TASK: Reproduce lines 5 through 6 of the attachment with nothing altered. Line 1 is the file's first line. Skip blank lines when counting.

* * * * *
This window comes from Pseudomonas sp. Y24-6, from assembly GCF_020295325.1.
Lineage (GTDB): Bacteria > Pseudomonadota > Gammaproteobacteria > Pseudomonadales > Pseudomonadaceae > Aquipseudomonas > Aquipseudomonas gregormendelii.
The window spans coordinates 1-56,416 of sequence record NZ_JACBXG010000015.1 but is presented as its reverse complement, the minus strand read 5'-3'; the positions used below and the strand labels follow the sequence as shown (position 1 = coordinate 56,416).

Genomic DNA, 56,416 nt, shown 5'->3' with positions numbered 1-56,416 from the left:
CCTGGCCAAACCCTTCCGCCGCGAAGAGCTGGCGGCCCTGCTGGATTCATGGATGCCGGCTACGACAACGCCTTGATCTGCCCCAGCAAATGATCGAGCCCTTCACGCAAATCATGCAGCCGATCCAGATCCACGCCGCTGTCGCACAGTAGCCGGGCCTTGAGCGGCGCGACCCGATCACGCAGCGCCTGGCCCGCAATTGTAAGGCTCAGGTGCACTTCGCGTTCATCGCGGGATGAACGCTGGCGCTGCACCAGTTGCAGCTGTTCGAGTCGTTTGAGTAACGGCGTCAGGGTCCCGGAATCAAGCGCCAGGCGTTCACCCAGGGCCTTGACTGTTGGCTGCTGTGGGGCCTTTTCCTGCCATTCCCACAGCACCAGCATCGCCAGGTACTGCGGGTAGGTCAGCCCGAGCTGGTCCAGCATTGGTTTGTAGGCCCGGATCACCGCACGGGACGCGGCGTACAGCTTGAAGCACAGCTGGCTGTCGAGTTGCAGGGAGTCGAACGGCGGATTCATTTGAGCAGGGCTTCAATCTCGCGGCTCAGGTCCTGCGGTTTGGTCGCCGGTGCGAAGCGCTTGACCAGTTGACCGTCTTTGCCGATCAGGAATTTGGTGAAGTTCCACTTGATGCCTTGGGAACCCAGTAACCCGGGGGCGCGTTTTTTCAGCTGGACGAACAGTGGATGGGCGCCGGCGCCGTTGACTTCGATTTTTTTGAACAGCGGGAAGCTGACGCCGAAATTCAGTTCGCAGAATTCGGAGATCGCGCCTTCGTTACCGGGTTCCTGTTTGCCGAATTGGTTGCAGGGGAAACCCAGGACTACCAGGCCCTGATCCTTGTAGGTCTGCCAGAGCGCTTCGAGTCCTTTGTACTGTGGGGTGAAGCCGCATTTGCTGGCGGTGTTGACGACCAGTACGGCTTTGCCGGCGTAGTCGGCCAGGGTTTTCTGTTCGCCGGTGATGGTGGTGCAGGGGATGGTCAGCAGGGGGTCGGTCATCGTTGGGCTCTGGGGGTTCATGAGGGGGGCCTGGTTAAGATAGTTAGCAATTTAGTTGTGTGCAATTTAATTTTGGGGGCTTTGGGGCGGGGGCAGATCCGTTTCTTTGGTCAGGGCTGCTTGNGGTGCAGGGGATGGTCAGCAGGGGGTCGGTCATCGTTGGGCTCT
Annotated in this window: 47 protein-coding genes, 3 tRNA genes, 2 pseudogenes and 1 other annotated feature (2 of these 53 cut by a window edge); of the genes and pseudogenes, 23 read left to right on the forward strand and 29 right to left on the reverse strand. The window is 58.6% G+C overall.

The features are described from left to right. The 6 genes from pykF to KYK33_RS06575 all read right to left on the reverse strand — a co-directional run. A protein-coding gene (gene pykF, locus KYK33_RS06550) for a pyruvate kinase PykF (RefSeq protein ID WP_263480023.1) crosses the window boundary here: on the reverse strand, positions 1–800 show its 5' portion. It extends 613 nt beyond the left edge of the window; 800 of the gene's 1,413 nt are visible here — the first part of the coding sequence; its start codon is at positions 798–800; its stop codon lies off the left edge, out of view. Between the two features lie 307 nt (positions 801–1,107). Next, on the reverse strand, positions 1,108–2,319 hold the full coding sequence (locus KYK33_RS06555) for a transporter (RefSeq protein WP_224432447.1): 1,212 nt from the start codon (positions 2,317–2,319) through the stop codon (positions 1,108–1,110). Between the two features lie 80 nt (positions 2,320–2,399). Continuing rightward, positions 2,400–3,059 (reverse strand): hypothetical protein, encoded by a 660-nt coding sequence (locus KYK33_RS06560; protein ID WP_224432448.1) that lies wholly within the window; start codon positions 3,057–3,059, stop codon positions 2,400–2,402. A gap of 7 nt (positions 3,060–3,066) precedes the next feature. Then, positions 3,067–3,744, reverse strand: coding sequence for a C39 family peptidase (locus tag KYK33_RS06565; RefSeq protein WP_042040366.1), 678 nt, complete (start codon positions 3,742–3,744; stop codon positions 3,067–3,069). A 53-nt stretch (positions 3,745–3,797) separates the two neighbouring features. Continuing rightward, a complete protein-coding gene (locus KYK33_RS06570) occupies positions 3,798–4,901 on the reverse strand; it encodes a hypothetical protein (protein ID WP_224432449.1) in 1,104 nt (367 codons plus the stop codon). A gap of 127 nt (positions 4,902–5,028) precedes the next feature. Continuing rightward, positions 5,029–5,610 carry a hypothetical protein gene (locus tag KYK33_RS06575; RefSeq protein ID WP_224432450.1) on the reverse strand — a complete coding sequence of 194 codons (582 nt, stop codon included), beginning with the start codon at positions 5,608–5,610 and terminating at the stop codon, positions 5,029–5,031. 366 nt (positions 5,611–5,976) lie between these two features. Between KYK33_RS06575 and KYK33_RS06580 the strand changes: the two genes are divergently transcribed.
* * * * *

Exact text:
CCTGGCCAAACCCTTCCGCCGCGAAGAGCTGGCGGCCCTGCTGGATTCATGGATGCCGGCTACGACAACGCCTTGATCTGCCCCAGCAAATGATCGAGCCCTTCACGCAAATCATGCAGCCGATCCAGATCCACGCCGCTGTCGCACAGTAGCCGGGCCTTGAGCGGCGCGACCCGATCACGCAGCGCCTGGCCCGCAATTGTAAGGCTCAGGTGCACTTCGCGTTCATCGCGGGATGAACGCTGGCGCTGCACCAGTTGCAGCTGTTCGAGTCGTTTGAGTAACGGCGTCAGGGTCCCGGAATCAAGCGCCAGGCGTTCACCCAGGGCCTTGACTGTTGGCTGCTGTGGGGCCTTTTCCTGCCATTCCCACAGCACCAGCATCGCCAGGTACTGCGGGTAGGTCAGCCCGAGCTGGTCCAGCATTGGTTTGTAGGCCCGGATCACCGCACGGGACGCGGCGTACAGCTTGAAGCACAGCTGGCTGTCGAGTTGCAGGGAGTCGAACGGCGGATTCATTTGAGCAGGGCTTCAATCTCGCGGCTCAGGTCCTGCGGTTTGGTCGCCGGTGCGAAGCGCTTGACCAGTTGACCGTCTTTGCCGATCAGGAATTTGGTGAAGTTCCACTTGATGCCTTGGGAACCCAGTAACCCGGGGGCGCGTTTTTTCAGCTGGACGAACAGTGGATGGGCGCCGGCGCCGTTGACTTCGATTTTTTTGAACAGCGGGAAGCTGACGCCGAAATTCAGTTCGCAGAATTCGGAGATCGCGCCTTCGTTACCGGGTTCCTGTTTGCCGAATTGGTTGCAGGGGAAACCCAGGACTACCAGGCCCTGATCCTTGTAGGTCTGCCAGAGCGCTTCGAGTCCTTTGTACTGTGGGGTGAAGCCGCATTTGCTGGCGGTGTTGACGACCAGTACGGCTTTGCCGGCGTAGTCGGCCAGGGTTTTCTGTTCGCCGGTGATGGTGGTGCAGGGGATGGTCAGCAGGGGGTCGGTCATCGTTGGGCTCTGGGGGTTCATGAGGGGGGCCTGGTTAAGATAGTTAGCAATTTAGTTGTGTGCAATTTAATTTTGGGGGCTTTGGGGCGGGGGCAGATCCGTTTCTTTGGTCAGGGCTGCTTGNGGTGCAGGGGATGGTCAGCAGGGGGTCGGTCATCGTTGGGCTCT
Annotated in this window: 47 protein-coding genes, 3 tRNA genes, 2 pseudogenes and 1 other annotated feature (2 of these 53 cut by a window edge); of the genes and pseudogenes, 23 read left to right on the forward strand and 29 right to left on the reverse strand. The window is 58.6% G+C overall.